'Filksong' was a term that had not yet been invented, but songs were sung that consisted of new lyrics with a science fiction theme set to familiar tunes. And the masquerade didn't start until 9:00 p.m., faithful to the tradition that convention events may not proceed on schedule.

Speer and Rothman were masters of ceremonies. Speer attempted to promote a word game, in which an intelligible sentence was built up by answering correctly a science fiction quiz, but this was too intellectual for the time and place. Costumed fans walked one by one to the dais, and identified the characters they represented. Dave Kyle won first prize as Ming the Merciless, Emperor of Mongo. The adjective recurred to fans in his connection at a much later convention. Lowndes in a pale orange robe took second award, as the Bar Senestro, of The Blind Spot. Leslie Perri had originally made the costume for Wollheim. Morojo and Ackerman, dressed as at the Nycon, put on a skit representing people of the future, and placed third. E. E. Smith, Rocklynne, and Tucker were judges.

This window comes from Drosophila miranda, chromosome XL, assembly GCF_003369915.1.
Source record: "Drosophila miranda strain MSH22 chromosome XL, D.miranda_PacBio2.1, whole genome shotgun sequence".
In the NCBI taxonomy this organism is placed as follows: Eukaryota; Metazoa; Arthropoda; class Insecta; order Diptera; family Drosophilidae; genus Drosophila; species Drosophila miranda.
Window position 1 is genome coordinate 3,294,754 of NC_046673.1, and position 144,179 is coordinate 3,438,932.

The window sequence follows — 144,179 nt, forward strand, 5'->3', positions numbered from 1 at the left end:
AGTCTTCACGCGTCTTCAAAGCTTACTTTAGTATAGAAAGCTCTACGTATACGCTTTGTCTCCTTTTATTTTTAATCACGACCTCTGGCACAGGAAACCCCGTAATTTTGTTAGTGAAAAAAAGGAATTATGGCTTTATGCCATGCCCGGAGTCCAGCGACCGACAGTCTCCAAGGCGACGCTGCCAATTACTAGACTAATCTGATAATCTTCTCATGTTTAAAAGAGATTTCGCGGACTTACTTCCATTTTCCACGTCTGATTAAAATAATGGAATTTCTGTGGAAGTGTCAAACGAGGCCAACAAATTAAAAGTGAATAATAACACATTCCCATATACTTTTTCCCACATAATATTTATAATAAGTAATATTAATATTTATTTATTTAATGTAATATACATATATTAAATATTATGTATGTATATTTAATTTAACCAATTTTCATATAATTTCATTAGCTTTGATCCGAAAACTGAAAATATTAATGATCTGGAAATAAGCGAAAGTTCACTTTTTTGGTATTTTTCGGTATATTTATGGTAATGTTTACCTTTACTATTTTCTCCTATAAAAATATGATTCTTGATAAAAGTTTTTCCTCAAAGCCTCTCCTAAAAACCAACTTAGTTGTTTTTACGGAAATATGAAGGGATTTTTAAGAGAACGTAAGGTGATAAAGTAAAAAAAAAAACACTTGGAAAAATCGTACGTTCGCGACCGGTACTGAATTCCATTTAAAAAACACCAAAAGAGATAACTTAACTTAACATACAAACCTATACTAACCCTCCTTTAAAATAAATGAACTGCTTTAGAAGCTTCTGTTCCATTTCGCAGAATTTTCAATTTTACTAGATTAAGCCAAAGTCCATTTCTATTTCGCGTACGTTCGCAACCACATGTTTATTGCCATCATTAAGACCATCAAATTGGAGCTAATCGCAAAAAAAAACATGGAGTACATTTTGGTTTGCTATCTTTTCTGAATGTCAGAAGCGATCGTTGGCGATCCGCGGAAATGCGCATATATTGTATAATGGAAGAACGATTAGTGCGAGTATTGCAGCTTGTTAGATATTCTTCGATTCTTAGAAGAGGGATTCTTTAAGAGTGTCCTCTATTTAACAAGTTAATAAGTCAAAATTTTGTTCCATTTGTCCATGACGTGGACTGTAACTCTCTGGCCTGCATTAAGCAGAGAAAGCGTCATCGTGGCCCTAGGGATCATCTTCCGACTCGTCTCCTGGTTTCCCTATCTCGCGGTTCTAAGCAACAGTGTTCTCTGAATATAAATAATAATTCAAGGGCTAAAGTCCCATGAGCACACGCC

Others in costume included Kornbluth, as the invisible man; George Tullis as Johnny Black, de Camp's humanized bear; Pogo as the High Priestess of FooFoo, an early manifestation of pure faanishness; Elmer Perdue and Earl Singleton as competing Jurgens; Rothman as a typical scientist; Siegel*, in normal garb, representing his famous character not yet stripped down for action; Speer, Korshak, and Reinsberg, all dressed as Buck Rogers; Smith, not competing but in black to represent Northwest Smith; his daughter Honey as Nurse MacDougall, the "Lensman" novel heroine whom she had inspired; Tucker as Hoy Ping Pong; and a late improvisation that was a smash hit, Widner as Giles Habibula, constructed out of Pogo's hat, Trudy Kuslan's pillow, and an anonymous bartender's wine bottle.